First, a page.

The Commitments Summary
by Roddy Doyle

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The Commitments Summary

The novel tells the story of the formation, rise, and fall of the Commitments, a soul band based in Dublin, Ireland.

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The Commitments starts out with Outspan and Derek as band members and Jimmy as manager. Outspan and Derek want Ray in because he owns a synth; however, Jimmy does not like Ray much and insists that he should not be included in the group. Jimmy then recruits Declan and James and puts up an advertisement for additional band members in the Hot Press classifieds. Through this advertisement, Jimmy recruits three band members: Billy, Dean, and Joey the Lips. The full band then comprises Jimmy Rabbitte (manager), Outspan Foster (guitar), Declan Cuffe (vocals), Derek Scully (bass), James Clifford (piano), Billy Mooney (drums), Dean Fay (sax), Joey the Lips, and three backup vocalists: Imelda Quirk, Natalie Murphy, and Bernie McLoughlin. With Jimmy’s advice, the group does Dublin Soul with a focus on sex and politics and hopes to take Ireland by storm.

At the beginning, Jimmy has all the band members working to improve on their skills before their initial rehearsal. They hold meetings twice weekly in Joey the Lips’s mother’s garage and report on their progress. Jimmy gives them stage names to add flair and personality to their images: James the Soul Surgeon Clifford, Derek the Meatman Scully, Declan Blanketman Cuffe, Billy the Animal Mooney, Dean Good Times Fay, L. Terrence Foster, and Sonya, Sofia, and Tanya—the "Commitmentettes." Joey the Lips is the oldest member of the group and has experience in the music industry; he helps Jimmy to manage most of the group's rehearsals and mentors the band members on everything from dressing to appropriate stage behavior.

The group has its first performance at the Community Centre. Weeks later, they get a one-night gig at the Regency Rooms. The band becomes better with every live performance and receive mentions in the Northside News and the Herald; the publicity works to their advantage, earning them more long-term gigs in the surrounding environs. However, just as things are picking up, Billy leaves the group, citing irreconcilable differences between him and Declan. Declan's egotistical personality has isolated him from most of the group members, who would probably prefer to have him leave had it not been for his perfect voice. Mickah, who until then is the band’s bouncer at their live performances, steps in on the drums.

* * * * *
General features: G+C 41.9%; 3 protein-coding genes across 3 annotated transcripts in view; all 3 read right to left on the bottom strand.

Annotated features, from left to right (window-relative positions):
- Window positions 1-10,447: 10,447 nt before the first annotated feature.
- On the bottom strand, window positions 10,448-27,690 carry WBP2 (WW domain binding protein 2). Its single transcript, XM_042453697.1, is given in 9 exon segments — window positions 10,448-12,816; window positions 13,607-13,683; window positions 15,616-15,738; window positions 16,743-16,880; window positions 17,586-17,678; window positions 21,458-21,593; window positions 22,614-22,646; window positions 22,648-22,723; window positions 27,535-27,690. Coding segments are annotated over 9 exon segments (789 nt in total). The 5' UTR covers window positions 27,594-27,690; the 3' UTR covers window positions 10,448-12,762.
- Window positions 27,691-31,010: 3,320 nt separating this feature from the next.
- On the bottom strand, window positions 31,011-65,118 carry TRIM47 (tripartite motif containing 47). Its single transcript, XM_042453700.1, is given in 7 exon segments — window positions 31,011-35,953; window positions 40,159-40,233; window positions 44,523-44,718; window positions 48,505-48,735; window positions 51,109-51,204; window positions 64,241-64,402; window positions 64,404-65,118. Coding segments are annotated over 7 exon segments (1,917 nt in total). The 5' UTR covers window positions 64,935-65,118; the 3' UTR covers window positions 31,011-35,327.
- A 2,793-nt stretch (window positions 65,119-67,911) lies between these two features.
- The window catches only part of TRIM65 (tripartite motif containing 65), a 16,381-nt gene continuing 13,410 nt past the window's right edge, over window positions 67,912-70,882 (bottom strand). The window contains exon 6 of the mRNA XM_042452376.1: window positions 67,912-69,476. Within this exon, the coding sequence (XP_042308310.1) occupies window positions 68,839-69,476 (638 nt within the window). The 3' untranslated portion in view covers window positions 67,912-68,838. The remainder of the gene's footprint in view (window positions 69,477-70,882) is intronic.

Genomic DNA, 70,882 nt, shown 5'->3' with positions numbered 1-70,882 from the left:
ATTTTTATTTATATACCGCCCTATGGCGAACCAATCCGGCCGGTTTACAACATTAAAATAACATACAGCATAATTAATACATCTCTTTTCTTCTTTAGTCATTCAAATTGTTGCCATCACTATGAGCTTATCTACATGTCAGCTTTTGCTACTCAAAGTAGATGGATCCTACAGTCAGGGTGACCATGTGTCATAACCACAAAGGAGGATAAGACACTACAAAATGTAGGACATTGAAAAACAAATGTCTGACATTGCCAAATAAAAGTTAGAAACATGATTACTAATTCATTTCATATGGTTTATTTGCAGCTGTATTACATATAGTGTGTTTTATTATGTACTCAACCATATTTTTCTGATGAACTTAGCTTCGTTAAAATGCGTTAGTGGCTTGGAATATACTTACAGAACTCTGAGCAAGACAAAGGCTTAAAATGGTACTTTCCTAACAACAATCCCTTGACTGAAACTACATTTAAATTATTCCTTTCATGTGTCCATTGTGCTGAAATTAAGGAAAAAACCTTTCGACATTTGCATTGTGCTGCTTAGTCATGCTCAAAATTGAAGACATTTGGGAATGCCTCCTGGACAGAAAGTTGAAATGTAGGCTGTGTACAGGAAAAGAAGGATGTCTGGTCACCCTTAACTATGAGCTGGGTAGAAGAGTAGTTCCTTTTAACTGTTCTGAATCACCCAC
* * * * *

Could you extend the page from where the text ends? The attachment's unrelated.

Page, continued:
Many successful performances later, the band splits after a row over Imelda, whom many of the male band members secretly want. Imelda is seen kissing Joey, and all hell breaks loose. As Jimmy puts it earlier on in the story,

Imelda was holding the band together. Derek fancied her, and Outspan fancied her. Declan fancied her. He was sure James fancied her. Dean fancied her. He fancied her. Imelda had soul.

The story ends with Jimmy, Outspan, Derek, and Mickah toying with the idea of starting a new band with a focus on country punk, just them and the girls.

Summary

(Masterpieces of World Literature, Critical Edition)

The picaresque character of James “Jimmy” Rabbitte, Jr., manages both the group The Commitments and the novel The Commitments. Rabbitte is the mastermind of the concept of “Dublin soul” after the first wave of punk rock in the 1980’s. He takes out a classified ad in the Hot Press, the alternative newspaper in Dublin, which attracts a truly motley crew of mostly young north-side Dubliners to play honest, straightforward rhythm and blues in the tradition of Motown Records, down to the white shirts and black suits for the men and simple black dinner dresses for the three Commitmentettes.

Doyle exquisitely shows the partially planned, partially haphazard manner in which most local bands form. At the same time, Doyle’s descriptions of the characters’ situations and their disarmingly unique and poetic Irish-English diction and syntax provide insights into what seems to be an exceptionally authentic rendering of working-class Irish urban culture. Critics have both praised and reviled Doyle for his willingness to...

(The entire section is 1,069 words.)